However, there are some cons that go along with this stress free environment—you may never leave the comfort of your resort. If you are on a trip to see the sites and really experience the culture and the authentic feel of the place(s) you are visiting, I would steer clear of these accommodations. If you think this is for you, there are sites you can visit and get deals, but more times than not, as stated above, the costs are high. You should really weigh the cost verses the ease and see where it gets you.

HOTELS

Hotels can have many of the luxuries one is afforded in a resort minus (generally) the direct access to entertainment. They are rarely as pricy as a resort (unless really famous for something) but tend to come with basic access to food, maid services, and the like. They can also be called Inns (usually when located in more rural or country areas) and have fun room or whole building themes. Basically, if you can afford it, will be around for multiple nights, and don’t feel like “roughing it,” a hotel might be exactly what you are looking for. Again there are plenty of websites that can give you the best rates (some even matching up better deals with flights and the like). These accommodations are great for any age or group as long as you consider the stars rewarded.

MOTELS

Motels are basically hotels for motorists. They were built as short time lodging for people who would be moving on quickly. If you are looking for a room for a night as you pass through, this could be it. Parking is usually free but there usually aren’t lobbies or any real interior gathering space. Your door faces a parking lot so you’ll have direct access to your vehicle. The prices for motels tend to be significantly cheaper than the others we’ve discussed, but (according to most who have visited them) you can tell you paid less. While there is a cleaning service, one is usually advised not to lie on the comforter and to never use a black light. There aren’t usually food services through the motel, but a chain restaurant tends to be located next door. So if you are on a budget and don’t need the pampering, just a place to lay your head, motels can be great.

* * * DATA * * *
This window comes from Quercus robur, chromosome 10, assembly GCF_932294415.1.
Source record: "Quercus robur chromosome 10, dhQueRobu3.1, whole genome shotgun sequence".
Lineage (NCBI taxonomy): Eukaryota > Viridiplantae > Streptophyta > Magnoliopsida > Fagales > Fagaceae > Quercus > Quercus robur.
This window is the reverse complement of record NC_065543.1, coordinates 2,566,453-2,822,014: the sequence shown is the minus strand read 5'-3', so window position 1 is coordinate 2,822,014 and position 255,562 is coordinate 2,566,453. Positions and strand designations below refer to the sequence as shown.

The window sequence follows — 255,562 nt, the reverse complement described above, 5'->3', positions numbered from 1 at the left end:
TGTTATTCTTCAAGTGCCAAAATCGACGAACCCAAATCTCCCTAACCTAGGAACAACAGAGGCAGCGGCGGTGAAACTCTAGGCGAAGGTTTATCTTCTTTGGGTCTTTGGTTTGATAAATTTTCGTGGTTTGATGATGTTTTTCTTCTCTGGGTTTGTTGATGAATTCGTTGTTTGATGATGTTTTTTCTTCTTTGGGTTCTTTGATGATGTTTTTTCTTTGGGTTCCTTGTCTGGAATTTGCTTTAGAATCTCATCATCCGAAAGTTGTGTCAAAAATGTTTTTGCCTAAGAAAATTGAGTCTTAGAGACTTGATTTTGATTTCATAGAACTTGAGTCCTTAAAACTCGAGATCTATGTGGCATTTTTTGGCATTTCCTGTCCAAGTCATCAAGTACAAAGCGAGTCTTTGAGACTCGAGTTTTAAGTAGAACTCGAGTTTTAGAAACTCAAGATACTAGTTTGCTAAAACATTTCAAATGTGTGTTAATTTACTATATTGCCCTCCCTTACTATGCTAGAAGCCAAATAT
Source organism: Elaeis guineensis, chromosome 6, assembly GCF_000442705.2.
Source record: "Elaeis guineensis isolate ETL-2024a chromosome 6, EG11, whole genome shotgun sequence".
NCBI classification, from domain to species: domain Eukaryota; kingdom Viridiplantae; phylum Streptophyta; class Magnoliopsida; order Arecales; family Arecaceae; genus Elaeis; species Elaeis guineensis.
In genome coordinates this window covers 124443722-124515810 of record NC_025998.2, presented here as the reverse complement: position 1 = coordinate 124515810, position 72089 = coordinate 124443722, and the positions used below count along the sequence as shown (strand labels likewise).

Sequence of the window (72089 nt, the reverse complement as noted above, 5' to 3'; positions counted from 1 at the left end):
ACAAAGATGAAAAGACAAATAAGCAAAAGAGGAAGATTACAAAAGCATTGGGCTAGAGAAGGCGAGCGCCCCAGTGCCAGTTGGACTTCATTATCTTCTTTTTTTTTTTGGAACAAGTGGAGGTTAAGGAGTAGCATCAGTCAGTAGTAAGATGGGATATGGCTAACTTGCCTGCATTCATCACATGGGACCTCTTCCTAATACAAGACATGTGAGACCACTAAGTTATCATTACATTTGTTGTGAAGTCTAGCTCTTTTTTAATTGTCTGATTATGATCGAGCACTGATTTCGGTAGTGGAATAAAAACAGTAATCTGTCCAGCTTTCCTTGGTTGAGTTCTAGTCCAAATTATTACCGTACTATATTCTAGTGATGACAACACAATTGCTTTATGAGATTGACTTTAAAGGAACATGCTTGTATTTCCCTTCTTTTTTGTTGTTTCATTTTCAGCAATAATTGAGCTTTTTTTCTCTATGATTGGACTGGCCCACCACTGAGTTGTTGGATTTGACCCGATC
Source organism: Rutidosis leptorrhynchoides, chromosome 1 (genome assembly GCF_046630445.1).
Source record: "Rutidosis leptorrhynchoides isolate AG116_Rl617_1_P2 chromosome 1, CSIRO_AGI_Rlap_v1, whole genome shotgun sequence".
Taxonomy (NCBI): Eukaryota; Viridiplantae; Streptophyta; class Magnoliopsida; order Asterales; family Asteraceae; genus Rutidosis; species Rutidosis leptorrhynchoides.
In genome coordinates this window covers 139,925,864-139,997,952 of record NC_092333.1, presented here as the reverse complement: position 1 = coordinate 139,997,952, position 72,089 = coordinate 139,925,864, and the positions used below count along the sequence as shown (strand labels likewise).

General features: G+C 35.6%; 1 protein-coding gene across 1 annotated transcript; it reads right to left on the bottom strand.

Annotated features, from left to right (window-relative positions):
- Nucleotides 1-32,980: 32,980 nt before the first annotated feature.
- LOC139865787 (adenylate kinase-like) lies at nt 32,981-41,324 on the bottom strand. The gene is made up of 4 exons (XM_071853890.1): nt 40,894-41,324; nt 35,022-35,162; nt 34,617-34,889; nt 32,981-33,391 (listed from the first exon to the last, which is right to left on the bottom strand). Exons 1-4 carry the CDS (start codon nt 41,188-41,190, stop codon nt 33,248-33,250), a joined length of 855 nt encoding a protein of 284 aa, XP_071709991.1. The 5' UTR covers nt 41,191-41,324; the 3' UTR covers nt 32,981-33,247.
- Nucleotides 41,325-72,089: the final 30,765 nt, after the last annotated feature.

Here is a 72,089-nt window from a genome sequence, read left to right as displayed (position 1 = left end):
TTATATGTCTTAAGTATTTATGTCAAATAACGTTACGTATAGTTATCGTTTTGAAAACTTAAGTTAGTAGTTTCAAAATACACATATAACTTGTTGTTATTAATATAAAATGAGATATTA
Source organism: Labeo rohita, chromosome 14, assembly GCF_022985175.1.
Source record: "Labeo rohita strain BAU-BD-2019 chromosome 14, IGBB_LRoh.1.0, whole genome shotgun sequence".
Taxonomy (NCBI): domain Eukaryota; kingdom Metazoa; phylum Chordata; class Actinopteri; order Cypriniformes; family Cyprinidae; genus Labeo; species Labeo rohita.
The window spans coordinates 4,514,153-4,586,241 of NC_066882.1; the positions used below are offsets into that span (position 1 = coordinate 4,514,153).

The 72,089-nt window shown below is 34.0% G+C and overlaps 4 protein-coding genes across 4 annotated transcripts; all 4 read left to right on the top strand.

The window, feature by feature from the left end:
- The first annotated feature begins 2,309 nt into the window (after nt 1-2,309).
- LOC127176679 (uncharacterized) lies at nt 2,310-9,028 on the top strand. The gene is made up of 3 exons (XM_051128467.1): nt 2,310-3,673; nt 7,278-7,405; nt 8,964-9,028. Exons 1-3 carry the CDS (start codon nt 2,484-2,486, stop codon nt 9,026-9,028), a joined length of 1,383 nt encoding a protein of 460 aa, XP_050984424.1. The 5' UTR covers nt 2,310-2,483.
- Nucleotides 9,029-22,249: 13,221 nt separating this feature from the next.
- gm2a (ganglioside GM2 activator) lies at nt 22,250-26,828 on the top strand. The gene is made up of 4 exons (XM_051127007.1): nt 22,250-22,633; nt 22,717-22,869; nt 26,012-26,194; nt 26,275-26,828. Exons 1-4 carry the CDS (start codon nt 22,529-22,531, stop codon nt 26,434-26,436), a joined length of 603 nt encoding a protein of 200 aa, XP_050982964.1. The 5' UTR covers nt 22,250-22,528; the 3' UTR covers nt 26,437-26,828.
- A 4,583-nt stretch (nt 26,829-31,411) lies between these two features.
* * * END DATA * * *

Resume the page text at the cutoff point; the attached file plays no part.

BED AND BREAKFAST

This could have gone before motels but here we are anyway. Bed and breakfasts are a lot like a hotel, but more closely related to a country Inn; in fact the terms are sometimes used interchangeably. A bed and breakfasts have the features of those previously mentioned like food, maid services, and prices, but they are built to be a person’s home away from home. This makes them great for a week away were one doesn’t plan on going out much but is usually pretty far removed from places you would want if you are in town to see the sights. Unlike a hotel, however, B&Bs are usually single entities—not part of a chain. They usually have themes like an Inn and have organized events based on the area they are located in. Some people—anyone who has watch Gilmore Girls episode “The Road Trip to Harvard” can attest to this—find these to be slightly off putting or creepy, but for others who enjoy group events like bird watching, crafts and the like without going anywhere, a B&B may be for you!

These are the more conventional lodgings that one sees outside of horror stories and commercials for them and their deal sites are constantly flashing across all forms of media. Doing a bit of research will find you the best prices and deals while buying other travel purchases like airfare. If anyone wants more ideas of where to look, feel free to ask—I don’t mind helping out fellow travelers.

Finally, remember to look at locations as well as prices! You may be spending less money on one place over another, but is it a huge advantage if you have to trek miles to see any of the places you’ve already book marked?

When you have made a selection based on your research (if these ARE the lodgings you are looking for) start putting the possible selections for each town into your “HOUSING” tab. (Don’t forget to save the pages of these selections into your internet favorites; I recommend making a “travel” folder). After final decisions you can calculate the total housing costs to subtract from the total. This will let you know if you are under, over or on track for your overall expenditures. If you are on track, nice job and keep it up! If you’re under, even better. Enjoy spending that extra bit on the trip. If it’s too much, don’t worry. Go back over your budget. Maybe you can down grade some of the time; choose one of the less costly lodgings for places you’ll only be at a small portion of your travels. Why spend big if you’re not going to be there for very long?